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How can Alien: Blackout improve on Alien: Isolation?

Alien: Isolation
Josh Wise Updated on by

In 2014, Creative Assembly answered a 35-year-old distress beacon. Since the release of Alien, in 1979, no one had managed to make a game that did justice to its vision, and then Alien: Isolation drifted through the sucking void to wake us from our hypersleep. Here was a game that understood, finally, the essence of the franchise: the quiet, the glacial stretches of uneventful mood-building, like the piling of paint on a canvas, and the dread of death should you shuffle into that which hunts you.

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How do they follow that? Well, they don’t. The next game in the franchise, which may be named Alien: Blackout, isn’t being made by Creative Assembly. The cause has been taken up by Cold Iron Studios, which was founded, in 2015, by three developers from Cryptic Studios – who made City of Heroes and Star Trek Online. Solid MMO credentials to be sure, but the last thing an Alien game needs is superheroes, and – though you might pray for it when you hear that telltale hiss – the power to beam up would somewhat ruin the suspense.

Nevertheless, we must trust the folks at FoxNext with delivering the goods. President Aaron Loeb has said that Cold Iron is creating an ‘action-packed persistent world, steeped in the mysteries of this beloved Alien universe.’ Yikes, action-packed? Meanwhile, a listing on Cold Iron’s careers page describes a ‘shooter set in the Alien universe.’ A shooter? Surely not. Good though Alien: Isolation was, nobody can deny it looked all the better for following the gung-ho and gungy Aliens: Colonial Marines, a game infested with bugs of the wrong kind that most wanted nuked from orbit. We loved Isolation because it came unclouded by combat. We admired its purity.

So what should Alien: Blackout be doing? First things first, if it’s to succeed, it needs a good setting. The main reason to play Alien: Isolation was to see a space station impregnated – to witness the clash of corporate sterility and uncontainable fertility. Poking around its setting, Sevastopol, felt as though you’d been swallowed by a whale – its corridors the colour of bone, the guts of its engine hangars rumbling with digestive boom. After all the propaganda posters adorning the station walls, their smiles hermetically sealed, it was a relief to see the place torn open by a force from hell. What’s more disturbing: seeing a man-made structure succumb to the parasite burrowed deep in its chambers, or quietly willing it to happen?

If we take the name ‘Blackout’ (20th Century Fox does have a trademark for it) and imagine the places you’d least like to see the power fail, then what makes the shortlist? Easy, just ask David Fincher: a prison. The Chronicles of Riddick: Escape from Butcher Bay cribbed its setting from Alien 3 – with a prison that seemed to double as an oil rig, beaten by the winds, on a planet with a sky like dried blood. Fox is well within in its rights to pinch it back, and if Blackout wants to delve into shooter terrain, it doesn’t have to mean the end of the world. You can multiply the monsters, swap your protagonist for a platoon, and give everyone guns. There’s no reason the mood and menace can’t survive such harsh atmospheric conditions; just ask James Cameron.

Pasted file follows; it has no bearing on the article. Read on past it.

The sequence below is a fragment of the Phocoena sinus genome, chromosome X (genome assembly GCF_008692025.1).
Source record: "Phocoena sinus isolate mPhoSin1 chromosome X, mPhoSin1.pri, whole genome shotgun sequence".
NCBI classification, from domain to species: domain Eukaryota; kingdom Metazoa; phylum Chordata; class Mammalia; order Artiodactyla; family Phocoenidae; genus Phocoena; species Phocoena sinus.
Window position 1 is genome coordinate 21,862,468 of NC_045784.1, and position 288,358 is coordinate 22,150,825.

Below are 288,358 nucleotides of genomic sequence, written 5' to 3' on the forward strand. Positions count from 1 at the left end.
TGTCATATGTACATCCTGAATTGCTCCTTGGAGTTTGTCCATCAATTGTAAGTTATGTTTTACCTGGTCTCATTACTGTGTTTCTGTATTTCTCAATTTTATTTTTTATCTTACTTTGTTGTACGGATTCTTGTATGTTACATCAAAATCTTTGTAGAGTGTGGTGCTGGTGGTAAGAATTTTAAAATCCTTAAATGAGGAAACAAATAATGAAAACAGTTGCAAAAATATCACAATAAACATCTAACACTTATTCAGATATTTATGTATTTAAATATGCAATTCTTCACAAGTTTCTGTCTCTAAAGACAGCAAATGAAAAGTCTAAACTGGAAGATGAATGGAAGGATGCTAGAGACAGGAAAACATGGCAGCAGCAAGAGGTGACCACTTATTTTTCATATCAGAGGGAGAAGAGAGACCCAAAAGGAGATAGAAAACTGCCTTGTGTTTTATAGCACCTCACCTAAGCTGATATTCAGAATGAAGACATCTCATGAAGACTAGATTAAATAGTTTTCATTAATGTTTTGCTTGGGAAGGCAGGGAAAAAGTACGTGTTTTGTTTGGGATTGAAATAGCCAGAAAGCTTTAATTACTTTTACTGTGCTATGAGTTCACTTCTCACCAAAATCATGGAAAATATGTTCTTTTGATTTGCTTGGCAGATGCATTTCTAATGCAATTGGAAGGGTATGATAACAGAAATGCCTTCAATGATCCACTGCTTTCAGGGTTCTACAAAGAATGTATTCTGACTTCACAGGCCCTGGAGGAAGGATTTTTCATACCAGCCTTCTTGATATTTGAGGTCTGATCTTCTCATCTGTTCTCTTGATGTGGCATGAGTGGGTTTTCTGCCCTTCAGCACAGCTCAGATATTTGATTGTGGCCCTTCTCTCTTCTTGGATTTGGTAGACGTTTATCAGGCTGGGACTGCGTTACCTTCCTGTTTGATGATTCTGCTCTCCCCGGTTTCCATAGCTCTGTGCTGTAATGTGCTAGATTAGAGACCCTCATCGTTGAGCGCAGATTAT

If Isolation was the first game to do Alien proud, perhaps Blackout could right the wrongs of Colonial Marines and do Cameron’s sequel right. Or maybe it could straighten out the frayed ends of Fincher’s underrated film. The tools of action – the shotguns, the craftable explosives, the flamethrowers – can be used, as Amanda Ripley handily demonstrated, to tighten the bolts of terror.

While we’re in the mood to tighten and tinker, perhaps the greatest sin Isolation committed was its inability to end. It’s final hours were spent, just as the many hours before it, doing one damn thing after another. I found myself picturing Sigourney Weaver at the end of Alien, scrambling through the halls of the Nostromo, and I prayed for the finality of a self-destruct timer. The other disadvantage to its bloat was simple: the longer it was, the more we were exposed to its terrors, and the more our nerves recovered from their acid burns.

Perhaps that’s why we daren’t tread too far from Isolation’s tone. But we needn’t look only to horror; there are plenty of action games out there with debts to recoup. The Metroid games fused action as fierce as a laser with a lonely, awe-struck atmosphere. The digital ammo readout atop Halo’s assault rifle, borrowed from the pulse rifles of Aliens, seared the eye with a constant reminder of dwindling resources. And I often wonder if the entire tower defence genre wasn’t dreamt of after seeing the auto-turret sequence in that film. Just because there weren’t any good official Alien games doesn’t mean its seeds weren’t bursting from many of the greats. It’s only fair; you snooze, you lose.

Whether or not they go with my madcap prison siege Alien game, we won’t have to wait long for official word on Alien: Blackout, with an announcement likely due at The Game Awards, on December 6. Geoff Keighley’s cryptic tweet simply said, ‘World’s will change,’ and while you might wince at the thought of going back with a full armoury and the intention to blast everything in sight, remember: that’s exactly what Ripley did.

Alien: Isolation

on Nintendo Switch, PC, PlayStation 3, PlayStation 4, Xbox 360, Xbox One

A new survival horror set 15 years after the events of the…

Release Date:

07 October 2014